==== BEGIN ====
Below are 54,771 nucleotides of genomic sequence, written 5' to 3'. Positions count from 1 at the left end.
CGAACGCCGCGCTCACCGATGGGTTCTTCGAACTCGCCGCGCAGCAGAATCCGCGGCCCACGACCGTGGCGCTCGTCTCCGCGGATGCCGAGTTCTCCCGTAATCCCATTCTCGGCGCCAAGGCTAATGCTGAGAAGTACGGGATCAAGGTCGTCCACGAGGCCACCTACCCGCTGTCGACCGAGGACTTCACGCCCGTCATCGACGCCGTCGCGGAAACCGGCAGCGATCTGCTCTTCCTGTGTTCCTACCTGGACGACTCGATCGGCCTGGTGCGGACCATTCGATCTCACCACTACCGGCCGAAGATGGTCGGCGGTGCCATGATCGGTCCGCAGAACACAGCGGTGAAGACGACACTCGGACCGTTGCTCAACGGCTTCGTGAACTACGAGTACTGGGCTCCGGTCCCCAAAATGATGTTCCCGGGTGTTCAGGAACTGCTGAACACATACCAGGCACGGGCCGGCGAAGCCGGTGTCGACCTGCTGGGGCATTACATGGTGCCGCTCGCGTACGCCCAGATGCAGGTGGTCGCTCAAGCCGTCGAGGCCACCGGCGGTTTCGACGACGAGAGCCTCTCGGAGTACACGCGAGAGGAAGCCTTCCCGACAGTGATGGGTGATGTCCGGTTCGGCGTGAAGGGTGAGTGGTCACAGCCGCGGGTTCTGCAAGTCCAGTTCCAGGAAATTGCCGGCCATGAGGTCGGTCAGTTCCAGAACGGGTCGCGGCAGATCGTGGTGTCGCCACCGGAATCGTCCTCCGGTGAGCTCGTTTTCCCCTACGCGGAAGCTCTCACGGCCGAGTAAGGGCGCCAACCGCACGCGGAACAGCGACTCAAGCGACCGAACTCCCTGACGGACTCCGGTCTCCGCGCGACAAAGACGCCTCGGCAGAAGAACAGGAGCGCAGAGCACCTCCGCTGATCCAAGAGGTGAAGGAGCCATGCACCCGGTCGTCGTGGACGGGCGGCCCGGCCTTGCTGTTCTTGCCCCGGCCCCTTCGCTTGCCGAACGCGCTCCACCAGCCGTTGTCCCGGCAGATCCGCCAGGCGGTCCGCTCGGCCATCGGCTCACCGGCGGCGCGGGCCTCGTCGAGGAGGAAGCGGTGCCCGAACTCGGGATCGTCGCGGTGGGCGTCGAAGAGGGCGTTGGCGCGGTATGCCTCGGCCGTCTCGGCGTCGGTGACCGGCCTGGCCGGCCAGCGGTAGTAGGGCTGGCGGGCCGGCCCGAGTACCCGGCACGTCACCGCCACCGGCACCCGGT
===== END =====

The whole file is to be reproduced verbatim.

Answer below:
Below are 54,771 nucleotides of genomic sequence, written 5' to 3'. Positions count from 1 at the left end.
CGAACGCCGCGCTCACCGATGGGTTCTTCGAACTCGCCGCGCAGCAGAATCCGCGGCCCACGACCGTGGCGCTCGTCTCCGCGGATGCCGAGTTCTCCCGTAATCCCATTCTCGGCGCCAAGGCTAATGCTGAGAAGTACGGGATCAAGGTCGTCCACGAGGCCACCTACCCGCTGTCGACCGAGGACTTCACGCCCGTCATCGACGCCGTCGCGGAAACCGGCAGCGATCTGCTCTTCCTGTGTTCCTACCTGGACGACTCGATCGGCCTGGTGCGGACCATTCGATCTCACCACTACCGGCCGAAGATGGTCGGCGGTGCCATGATCGGTCCGCAGAACACAGCGGTGAAGACGACACTCGGACCGTTGCTCAACGGCTTCGTGAACTACGAGTACTGGGCTCCGGTCCCCAAAATGATGTTCCCGGGTGTTCAGGAACTGCTGAACACATACCAGGCACGGGCCGGCGAAGCCGGTGTCGACCTGCTGGGGCATTACATGGTGCCGCTCGCGTACGCCCAGATGCAGGTGGTCGCTCAAGCCGTCGAGGCCACCGGCGGTTTCGACGACGAGAGCCTCTCGGAGTACACGCGAGAGGAAGCCTTCCCGACAGTGATGGGTGATGTCCGGTTCGGCGTGAAGGGTGAGTGGTCACAGCCGCGGGTTCTGCAAGTCCAGTTCCAGGAAATTGCCGGCCATGAGGTCGGTCAGTTCCAGAACGGGTCGCGGCAGATCGTGGTGTCGCCACCGGAATCGTCCTCCGGTGAGCTCGTTTTCCCCTACGCGGAAGCTCTCACGGCCGAGTAAGGGCGCCAACCGCACGCGGAACAGCGACTCAAGCGACCGAACTCCCTGACGGACTCCGGTCTCCGCGCGACAAAGACGCCTCGGCAGAAGAACAGGAGCGCAGAGCACCTCCGCTGATCCAAGAGGTGAAGGAGCCATGCACCCGGTCGTCGTGGACGGGCGGCCCGGCCTTGCTGTTCTTGCCCCGGCCCCTTCGCTTGCCGAACGCGCTCCACCAGCCGTTGTCCCGGCAGATCCGCCAGGCGGTCCGCTCGGCCATCGGCTCACCGGCGGCGCGGGCCTCGTCGAGGAGGAAGCGGTGCCCGAACTCGGGATCGTCGCGGTGGGCGTCGAAGAGGGCGTTGGCGCGGTATGCCTCGGCCGTCTCGGCGTCGGTGACCGGCCTGGCCGGCCAGCGGTAGTAGGGCTGGCGGGCCGGCCCGAGTACCCGGCACGTCACCGCCACCGGCACCCGGT